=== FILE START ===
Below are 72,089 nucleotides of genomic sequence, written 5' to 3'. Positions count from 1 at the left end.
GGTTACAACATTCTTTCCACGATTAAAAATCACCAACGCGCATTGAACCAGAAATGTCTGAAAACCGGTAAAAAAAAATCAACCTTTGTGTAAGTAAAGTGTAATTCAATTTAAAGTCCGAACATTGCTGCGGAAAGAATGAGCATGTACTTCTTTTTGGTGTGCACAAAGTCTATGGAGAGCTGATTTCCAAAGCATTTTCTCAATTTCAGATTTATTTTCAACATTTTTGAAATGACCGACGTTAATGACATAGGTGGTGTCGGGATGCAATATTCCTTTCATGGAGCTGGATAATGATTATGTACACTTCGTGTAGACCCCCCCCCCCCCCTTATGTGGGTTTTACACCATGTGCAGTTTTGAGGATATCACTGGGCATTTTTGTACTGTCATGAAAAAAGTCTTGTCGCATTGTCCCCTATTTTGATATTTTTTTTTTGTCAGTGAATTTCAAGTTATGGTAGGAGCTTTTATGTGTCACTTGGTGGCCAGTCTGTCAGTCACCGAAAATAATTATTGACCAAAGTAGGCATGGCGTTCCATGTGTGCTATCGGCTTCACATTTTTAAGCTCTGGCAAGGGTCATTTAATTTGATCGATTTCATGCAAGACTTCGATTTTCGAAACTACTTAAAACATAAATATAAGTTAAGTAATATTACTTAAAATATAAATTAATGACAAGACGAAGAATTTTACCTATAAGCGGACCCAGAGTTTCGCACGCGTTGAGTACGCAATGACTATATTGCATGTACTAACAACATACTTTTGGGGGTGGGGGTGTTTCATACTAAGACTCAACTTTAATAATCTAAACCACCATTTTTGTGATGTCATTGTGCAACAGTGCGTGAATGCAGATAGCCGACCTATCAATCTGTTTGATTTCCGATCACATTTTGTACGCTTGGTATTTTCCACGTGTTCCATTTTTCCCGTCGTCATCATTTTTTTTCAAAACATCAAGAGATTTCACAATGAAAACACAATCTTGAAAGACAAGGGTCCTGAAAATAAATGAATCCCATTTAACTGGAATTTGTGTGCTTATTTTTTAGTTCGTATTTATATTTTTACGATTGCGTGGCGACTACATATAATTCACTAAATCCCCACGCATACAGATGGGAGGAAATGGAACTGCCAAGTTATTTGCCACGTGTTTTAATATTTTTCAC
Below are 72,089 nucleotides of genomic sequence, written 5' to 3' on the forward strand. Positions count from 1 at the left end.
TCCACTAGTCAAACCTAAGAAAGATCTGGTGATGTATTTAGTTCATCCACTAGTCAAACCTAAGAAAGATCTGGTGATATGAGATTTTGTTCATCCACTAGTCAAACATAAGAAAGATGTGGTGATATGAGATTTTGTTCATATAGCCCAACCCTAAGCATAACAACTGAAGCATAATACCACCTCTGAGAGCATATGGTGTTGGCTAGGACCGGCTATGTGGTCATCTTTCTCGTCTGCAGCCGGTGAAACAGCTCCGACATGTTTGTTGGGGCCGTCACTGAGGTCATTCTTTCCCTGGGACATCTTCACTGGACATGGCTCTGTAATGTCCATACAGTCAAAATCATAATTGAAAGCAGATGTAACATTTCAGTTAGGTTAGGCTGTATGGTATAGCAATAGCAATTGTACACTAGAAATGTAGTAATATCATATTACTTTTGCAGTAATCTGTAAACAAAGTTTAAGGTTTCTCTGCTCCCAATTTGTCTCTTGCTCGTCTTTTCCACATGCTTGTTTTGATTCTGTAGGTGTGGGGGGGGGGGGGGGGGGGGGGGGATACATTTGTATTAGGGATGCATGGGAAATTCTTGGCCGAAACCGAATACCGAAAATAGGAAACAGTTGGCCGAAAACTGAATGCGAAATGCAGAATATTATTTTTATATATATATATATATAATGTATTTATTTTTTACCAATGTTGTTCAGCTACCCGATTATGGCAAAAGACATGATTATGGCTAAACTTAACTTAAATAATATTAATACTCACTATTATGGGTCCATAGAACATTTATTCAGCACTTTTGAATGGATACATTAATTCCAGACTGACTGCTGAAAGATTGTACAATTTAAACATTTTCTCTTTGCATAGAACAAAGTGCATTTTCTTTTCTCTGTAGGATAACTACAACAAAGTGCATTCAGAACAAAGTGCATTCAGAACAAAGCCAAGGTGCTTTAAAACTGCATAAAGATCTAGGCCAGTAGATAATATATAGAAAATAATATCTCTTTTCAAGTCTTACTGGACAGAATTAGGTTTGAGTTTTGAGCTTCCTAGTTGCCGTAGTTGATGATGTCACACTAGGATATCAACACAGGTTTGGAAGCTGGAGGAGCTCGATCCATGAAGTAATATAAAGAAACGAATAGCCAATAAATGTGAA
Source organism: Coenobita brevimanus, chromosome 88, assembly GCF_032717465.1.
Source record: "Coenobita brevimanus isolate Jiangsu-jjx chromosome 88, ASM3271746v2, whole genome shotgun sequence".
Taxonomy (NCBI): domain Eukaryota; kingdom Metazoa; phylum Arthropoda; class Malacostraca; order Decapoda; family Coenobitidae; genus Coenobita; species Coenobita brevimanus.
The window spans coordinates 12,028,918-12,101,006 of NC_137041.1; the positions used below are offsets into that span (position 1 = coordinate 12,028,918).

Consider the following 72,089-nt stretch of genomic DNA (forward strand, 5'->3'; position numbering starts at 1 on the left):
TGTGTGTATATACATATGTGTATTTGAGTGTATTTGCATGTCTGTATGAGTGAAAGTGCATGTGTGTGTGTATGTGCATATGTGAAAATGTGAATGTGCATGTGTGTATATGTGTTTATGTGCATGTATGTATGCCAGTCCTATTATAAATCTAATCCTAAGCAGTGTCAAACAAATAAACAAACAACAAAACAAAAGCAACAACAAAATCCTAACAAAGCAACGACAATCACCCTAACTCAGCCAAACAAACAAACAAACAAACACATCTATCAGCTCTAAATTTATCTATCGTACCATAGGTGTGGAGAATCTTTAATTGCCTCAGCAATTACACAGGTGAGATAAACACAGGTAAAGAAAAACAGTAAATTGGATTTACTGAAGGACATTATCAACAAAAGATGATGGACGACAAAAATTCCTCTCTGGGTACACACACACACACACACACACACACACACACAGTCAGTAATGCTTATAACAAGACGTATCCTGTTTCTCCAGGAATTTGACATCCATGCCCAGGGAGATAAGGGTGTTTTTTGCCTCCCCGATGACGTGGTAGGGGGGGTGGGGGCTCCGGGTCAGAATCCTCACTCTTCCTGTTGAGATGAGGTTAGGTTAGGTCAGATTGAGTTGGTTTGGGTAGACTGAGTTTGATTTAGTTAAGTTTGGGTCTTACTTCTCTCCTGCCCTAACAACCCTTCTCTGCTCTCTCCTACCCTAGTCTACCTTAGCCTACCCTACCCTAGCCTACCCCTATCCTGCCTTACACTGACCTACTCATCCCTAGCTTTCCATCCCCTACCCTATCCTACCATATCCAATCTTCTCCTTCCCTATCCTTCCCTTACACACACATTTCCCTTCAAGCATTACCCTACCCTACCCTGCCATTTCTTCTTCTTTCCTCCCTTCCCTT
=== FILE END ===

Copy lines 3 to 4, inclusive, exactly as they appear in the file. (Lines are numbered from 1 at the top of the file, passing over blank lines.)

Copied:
Below are 72,089 nucleotides of genomic sequence, written 5' to 3' on the forward strand. Positions count from 1 at the left end.
TCCACTAGTCAAACCTAAGAAAGATCTGGTGATGTATTTAGTTCATCCACTAGTCAAACCTAAGAAAGATCTGGTGATATGAGATTTTGTTCATCCACTAGTCAAACATAAGAAAGATGTGGTGATATGAGATTTTGTTCATATAGCCCAACCCTAAGCATAACAACTGAAGCATAATACCACCTCTGAGAGCATATGGTGTTGGCTAGGACCGGCTATGTGGTCATCTTTCTCGTCTGCAGCCGGTGAAACAGCTCCGACATGTTTGTTGGGGCCGTCACTGAGGTCATTCTTTCCCTGGGACATCTTCACTGGACATGGCTCTGTAATGTCCATACAGTCAAAATCATAATTGAAAGCAGATGTAACATTTCAGTTAGGTTAGGCTGTATGGTATAGCAATAGCAATTGTACACTAGAAATGTAGTAATATCATATTACTTTTGCAGTAATCTGTAAACAAAGTTTAAGGTTTCTCTGCTCCCAATTTGTCTCTTGCTCGTCTTTTCCACATGCTTGTTTTGATTCTGTAGGTGTGGGGGGGGGGGGGGGGGGGGGGGGATACATTTGTATTAGGGATGCATGGGAAATTCTTGGCCGAAACCGAATACCGAAAATAGGAAACAGTTGGCCGAAAACTGAATGCGAAATGCAGAATATTATTTTTATATATATATATATATAATGTATTTATTTTTTACCAATGTTGTTCAGCTACCCGATTATGGCAAAAGACATGATTATGGCTAAACTTAACTTAAATAATATTAATACTCACTATTATGGGTCCATAGAACATTTATTCAGCACTTTTGAATGGATACATTAATTCCAGACTGACTGCTGAAAGATTGTACAATTTAAACATTTTCTCTTTGCATAGAACAAAGTGCATTTTCTTTTCTCTGTAGGATAACTACAACAAAGTGCATTCAGAACAAAGTGCATTCAGAACAAAGCCAAGGTGCTTTAAAACTGCATAAAGATCTAGGCCAGTAGATAATATATAGAAAATAATATCTCTTTTCAAGTCTTACTGGACAGAATTAGGTTTGAGTTTTGAGCTTCCTAGTTGCCGTAGTTGATGATGTCACACTAGGATATCAACACAGGTTTGGAAGCTGGAGGAGCTCGATCCATGAAGTAATATAAAGAAACGAATAGCCAATAAATGTGAA